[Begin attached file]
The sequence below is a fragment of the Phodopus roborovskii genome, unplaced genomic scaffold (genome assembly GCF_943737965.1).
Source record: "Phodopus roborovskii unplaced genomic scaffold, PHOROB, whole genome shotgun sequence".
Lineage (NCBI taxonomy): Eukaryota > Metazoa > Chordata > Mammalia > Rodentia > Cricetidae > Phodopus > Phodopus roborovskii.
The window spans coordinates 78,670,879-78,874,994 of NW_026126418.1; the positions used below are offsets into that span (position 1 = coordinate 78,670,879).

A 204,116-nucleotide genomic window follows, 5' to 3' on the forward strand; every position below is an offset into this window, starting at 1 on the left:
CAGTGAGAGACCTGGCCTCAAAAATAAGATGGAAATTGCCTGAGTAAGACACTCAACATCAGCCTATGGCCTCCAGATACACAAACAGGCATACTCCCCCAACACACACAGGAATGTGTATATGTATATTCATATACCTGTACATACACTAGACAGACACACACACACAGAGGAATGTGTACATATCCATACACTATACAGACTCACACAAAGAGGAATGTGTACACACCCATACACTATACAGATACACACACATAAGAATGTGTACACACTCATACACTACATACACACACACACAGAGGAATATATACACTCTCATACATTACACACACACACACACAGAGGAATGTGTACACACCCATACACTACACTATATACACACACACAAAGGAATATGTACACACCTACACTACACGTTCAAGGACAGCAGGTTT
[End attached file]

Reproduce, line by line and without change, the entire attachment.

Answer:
The sequence below is a fragment of the Phodopus roborovskii genome, unplaced genomic scaffold (genome assembly GCF_943737965.1).
Source record: "Phodopus roborovskii unplaced genomic scaffold, PHOROB, whole genome shotgun sequence".
Lineage (NCBI taxonomy): Eukaryota > Metazoa > Chordata > Mammalia > Rodentia > Cricetidae > Phodopus > Phodopus roborovskii.
The window spans coordinates 78,670,879-78,874,994 of NW_026126418.1; the positions used below are offsets into that span (position 1 = coordinate 78,670,879).

A 204,116-nucleotide genomic window follows, 5' to 3' on the forward strand; every position below is an offset into this window, starting at 1 on the left:
CAGTGAGAGACCTGGCCTCAAAAATAAGATGGAAATTGCCTGAGTAAGACACTCAACATCAGCCTATGGCCTCCAGATACACAAACAGGCATACTCCCCCAACACACACAGGAATGTGTATATGTATATTCATATACCTGTACATACACTAGACAGACACACACACACAGAGGAATGTGTACATATCCATACACTATACAGACTCACACAAAGAGGAATGTGTACACACCCATACACTATACAGATACACACACATAAGAATGTGTACACACTCATACACTACATACACACACACACAGAGGAATATATACACTCTCATACATTACACACACACACACACAGAGGAATGTGTACACACCCATACACTACACTATATACACACACACAAAGGAATATGTACACACCTACACTACACGTTCAAGGACAGCAGGTTT